840-pound catch caps Marlin Open Md. man's big fish worth $230,000

August 08, 1998|By Peter Baker | Peter Baker,SUN STAFF

OCEAN CITY -- The 500-fathom line at Poorman's Canyon turned out to be a rich fishing ground yesterday in the White Marlin Open, a New Jersey boat caught and released 16 white marlin and a Maryland angler boated an 840-pound blue marlin worth about $230,000.

The 79.5-pound white marlin caught by Roger Viens, of Crownsville, on Tuesday was the big-money winner in the tournament, worth more than $530,000 for angler, captain and mate.

But for the crowd gathered yesterday evening at Harbor Island Marina, the big blue caught by Webb St. Clair, of Ocean City, was the star of the show. At 7: 15 p.m., as Capt. Tom Henry backed St. Clair's Waterdog to the scales, a rumble passed through the crowd of several thousand spectators.

Five minutes later, as the big blue marlin was hoisted on the scales, the rumble became a roar. Kids and adults alike oohed and aahed, and St. Clair stood to the side, admiring his first money fish at the Open.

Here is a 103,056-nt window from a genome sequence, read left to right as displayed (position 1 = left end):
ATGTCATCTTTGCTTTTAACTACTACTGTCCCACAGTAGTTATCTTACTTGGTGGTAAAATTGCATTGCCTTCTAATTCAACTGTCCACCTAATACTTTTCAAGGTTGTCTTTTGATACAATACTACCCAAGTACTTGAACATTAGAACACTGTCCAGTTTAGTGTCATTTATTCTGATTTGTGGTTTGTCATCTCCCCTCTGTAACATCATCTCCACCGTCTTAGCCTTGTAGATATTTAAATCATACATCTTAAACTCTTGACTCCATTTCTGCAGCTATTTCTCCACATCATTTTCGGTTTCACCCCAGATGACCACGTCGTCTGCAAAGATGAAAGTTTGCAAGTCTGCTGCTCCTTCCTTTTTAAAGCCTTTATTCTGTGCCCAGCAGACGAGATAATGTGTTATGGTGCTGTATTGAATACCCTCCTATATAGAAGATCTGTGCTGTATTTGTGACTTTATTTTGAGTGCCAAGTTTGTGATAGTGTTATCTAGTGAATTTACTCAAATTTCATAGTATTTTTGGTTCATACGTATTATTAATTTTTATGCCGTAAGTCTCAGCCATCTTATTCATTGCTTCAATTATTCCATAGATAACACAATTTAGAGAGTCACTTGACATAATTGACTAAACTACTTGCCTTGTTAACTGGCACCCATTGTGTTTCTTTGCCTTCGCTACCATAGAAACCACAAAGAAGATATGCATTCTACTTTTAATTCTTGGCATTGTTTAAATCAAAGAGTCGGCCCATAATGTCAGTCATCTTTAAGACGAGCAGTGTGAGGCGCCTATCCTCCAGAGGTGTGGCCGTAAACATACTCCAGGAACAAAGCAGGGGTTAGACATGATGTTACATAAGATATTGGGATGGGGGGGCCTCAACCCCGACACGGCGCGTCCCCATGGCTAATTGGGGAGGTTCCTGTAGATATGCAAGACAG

"It's the biggest fish I ever have caught and the first money-winner for me in this tournament in 25 years," said St. Clair, 69, and retired from the life insurance business. "It looked like a submarine coming up at me."

South Jersey Champion out of Cape May, N.J., was the only other tournament boat fishing the same Poorman's areas as St. Clair.

"In the hour and 45 minutes it took me to land the blue, they caught and released seven whites," St. Clair said. "It took everybody on board to get it in the boat. This is the biggest fish I ever put in a boat."

Based on his performance yesterday, Scott Knoff of New Jersey, won the top-angler award with 910 points, and South Jersey Champion won the top boat award.

The big push yesterday was for blue marlin, officials said, because only one blue had qualified in the previous four days.

"If you wanted to win some money, you went for blue marlin today," said Jim Motsko, a tournament official and veteran billfish angler. "That didn't mean you were only fishing for blues, but that was the category that held the most potential."

Two other blue marlin were weighed in yesterday, but neither met the 350-pound minimum.

The second-place blue was caught by Buddy Dougherty of Alexandria, Va. Dougherty's 354-pounder and St. Clair's blue marlin were the only two that met the minimum all week.

No white marlin were weighed in yesterday.

Second place for white marlin went to Brandon Trevillian, of Severna Park (78.5 pounds), and third went to Tony Battista, of Ocean City (73 pounds).

Pub Date: 8/08/98

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